06:38 | 26th April 2019

News: UK

Mon 8 Nov, 2010
By Sam Bristowe

We’re proud to have seen all these successes of modern Britain reflected at the Stonewall Awards ceremony

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Stonewall Awards - The Winners

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The fifth Stonewall Awards, hosted by Sue Perkins, were held last night at London's V&A and attended by 450 people including celebrities, politicians, sportspeople and writers. The event celebrates those who have made a positive impact on the lives of lesbian, gay and bisexual people in Britain in the last year.

2010 winners:

       Hero of the Year (supported by g3) - Gareth Thomas.

Chosen by thousands of Stonewall supporters. By coming out last December, Gareth made history as the first openly-gay professional rugby star still playing the game.

He endured homophobic abuse during his first away game for Rugby League, resulting in an RFL fine for Castleford FC.

       Broadcast of the Year – Coronation Street.

The Street gained its first and second lesbian characters with Sian and Sophie’s relationship this year, alongside Antony Cotton’s established centrepiece role as Sean Tully. Our judges said Corrie has proven to be ‘streets ahead with its lesbian and gay characters, depicted with the same wit, warmth and drama as all of Weatherfield’s cherished faces.’

       Entertainer of the Year – John Partridge.

As one half of the gay relationship in EastEnders, John’s character Christian has ‘enthralled viewers’ said the judges. He is now one of the most established and recognisable gay characters in a British soap. Away from the Square, John’s role on the judging panel for Over the Rainbow has made him a household favourite.

       Journalist of the Year (supported by Herbert Smith)  – Patrick Strudwick.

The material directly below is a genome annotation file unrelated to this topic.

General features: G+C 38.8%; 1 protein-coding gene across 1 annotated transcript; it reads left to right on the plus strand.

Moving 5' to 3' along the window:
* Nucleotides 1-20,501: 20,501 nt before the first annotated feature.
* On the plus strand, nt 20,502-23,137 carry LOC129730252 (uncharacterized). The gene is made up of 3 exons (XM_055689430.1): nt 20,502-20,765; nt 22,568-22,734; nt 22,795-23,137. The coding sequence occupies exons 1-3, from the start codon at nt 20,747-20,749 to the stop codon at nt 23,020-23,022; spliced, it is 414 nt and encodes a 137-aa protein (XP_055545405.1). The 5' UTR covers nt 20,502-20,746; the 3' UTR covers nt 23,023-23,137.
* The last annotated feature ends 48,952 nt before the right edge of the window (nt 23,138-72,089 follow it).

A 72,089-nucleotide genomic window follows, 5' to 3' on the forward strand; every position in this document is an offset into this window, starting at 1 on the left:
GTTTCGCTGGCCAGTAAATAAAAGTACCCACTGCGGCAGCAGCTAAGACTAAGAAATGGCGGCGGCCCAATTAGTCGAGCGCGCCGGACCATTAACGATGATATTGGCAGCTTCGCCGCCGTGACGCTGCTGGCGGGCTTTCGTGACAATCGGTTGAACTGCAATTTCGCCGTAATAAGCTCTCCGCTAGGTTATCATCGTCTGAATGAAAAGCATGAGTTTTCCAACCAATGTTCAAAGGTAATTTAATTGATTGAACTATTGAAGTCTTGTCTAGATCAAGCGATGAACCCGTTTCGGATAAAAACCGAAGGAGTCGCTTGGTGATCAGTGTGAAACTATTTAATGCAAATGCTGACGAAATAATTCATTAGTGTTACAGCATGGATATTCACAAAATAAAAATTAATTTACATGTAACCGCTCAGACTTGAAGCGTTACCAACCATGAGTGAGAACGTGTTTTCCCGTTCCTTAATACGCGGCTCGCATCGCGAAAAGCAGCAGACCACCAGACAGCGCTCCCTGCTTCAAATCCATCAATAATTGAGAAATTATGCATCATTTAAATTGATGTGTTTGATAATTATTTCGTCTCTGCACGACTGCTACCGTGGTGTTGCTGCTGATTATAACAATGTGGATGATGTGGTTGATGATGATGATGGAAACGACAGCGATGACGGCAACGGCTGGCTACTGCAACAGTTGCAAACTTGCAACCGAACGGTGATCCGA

In an outstanding piece of investigative journalism, Patrick this year exposed the murky practice of ‘conversion therapy’ in the pages of The Independent, leading to the British Medical Association passing a motion condemning the practice.  

Politician of the Year (supported by – Rt Hon John Bercow MP.

Thanks to changes pursued by the new Commons Speaker, this year saw the first civil partnership take place in the Palace of Westminster, when Chris Bryant MP and his partner tied the knot in March. John has been a strong supporter of equality issues in recent years.

Publication of the Year (supported by Prudential) – The Times.

‘Gay issues have been an integral element of The Times’ editorial agenda in the last year’ said the judges – from thought-provoking stories on equality to the knowing wit of Caitlin Moran and compelling analysis by Jeanette Winterson.

       Stonewall Sports Award – Martina Navratilova.

An international role model who has always been unapologetic about her sexual orientation, Martina this year won the women’s legends doubles title at both Wimbledon and the French Open without dropping a set – despite undergoing debilitating radiography treatment for breast cancer.

       Writer of the Year – Stella Duffy and Rupert Smith.

Stella for ‘Theodora: Actress, Empress, Whore’ and Rupert for ‘Man’s World.’

       Stonewall Community Group of the Year (supported by Prudential) – MindOut, based in Brighton.

Chosen by thousands of Stonewall supporters. Winner of a £5,000 cheque presented at the ceremony.

       Bigot of the Year – Chris Grayling MP.

Chosen by thousands of Stonewall supporters. Weeks before the election – when he was shadow Home Secretary - Grayling caused a storm by suggesting that B&B owners should be legally entitled to bar gay couples.

The Hero, Bigot and Community Group of the Year Awards were voted for by thousands of Stonewall supporters across Britain. All other categories were chosen by a judging panel including Sarah Waters, Margot James MP and Paddy O’Connell.

Ben Summerskill, Stonewall Chief Executive, said: ‘This has been a landmark year. All three major soaps have featured compelling depictions of lesbian and gay characters. All three main parties made gay equality a central, vote-winning election issue. And rugby now has its first openly gay professional player. We’re proud to have seen all these successes of modern Britain reflected at the Stonewall Awards ceremony.’


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